Before you can start using UNIX, your system administrator has to set up a UNIX account for you. Think of this account as your office - it's your place in the UNIX environment. Other users may also be at work on the same system. At many sites, there will be a whole network of UNIX computers. So in addition to knowing your account name, you may also need to know the hostname (name) of the computer that has your account.
Each user communicates with the computer from a terminal or a window. To get into the UNIX environment, you first connect to the UNIX computer. (You may have a terminal that's already connected to the computer.) Next, you start a session by logging in to your UNIX account. Logging in does two things: it identifies which user is in a session, and it tells the computer that you're ready to start working. When you've finished working, you log out - and, if necessary, disconnect from the UNIX computer.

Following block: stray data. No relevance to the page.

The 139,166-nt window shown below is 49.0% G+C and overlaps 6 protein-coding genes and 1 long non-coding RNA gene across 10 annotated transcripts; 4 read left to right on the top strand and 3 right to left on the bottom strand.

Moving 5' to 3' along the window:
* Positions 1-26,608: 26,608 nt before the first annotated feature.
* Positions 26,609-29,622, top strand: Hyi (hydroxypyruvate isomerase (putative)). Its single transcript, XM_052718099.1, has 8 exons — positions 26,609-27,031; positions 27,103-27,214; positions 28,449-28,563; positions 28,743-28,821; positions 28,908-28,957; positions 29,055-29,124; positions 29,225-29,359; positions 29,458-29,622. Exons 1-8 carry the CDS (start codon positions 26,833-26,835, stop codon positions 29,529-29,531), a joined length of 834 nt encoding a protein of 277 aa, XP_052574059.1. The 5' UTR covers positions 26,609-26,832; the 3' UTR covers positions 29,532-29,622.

you can probably skip ahead to the section "Logging In" later in this chapter. Otherwise, browse through the next few sections and find the one that applies to you. (We can't cover every user's situation exactly. If none of these suggestions helps you enough, ask another UNIX user or your system administrator.)
If you're using a personal computer to connect to the UNIX system, you'll probably need to start a terminal emulation program. Some common programs are procomm , qmodem , kermit , minicom , and telnet . (There are lots of others.)
If you start the program and get a UNIX "login:" prompt, you're ready to log in. But if your screen stays blank or you get another message that you don't understand, check with another user or your system administrator for help.
Your office may have a data switch, a port contender, or another system that allows you to select which computer you will connect to. Like a telephone switchboard, this connects your terminal to one of a number of computers. Enter your computer's hostname or code number at the prompt - or choose from the menu of hosts.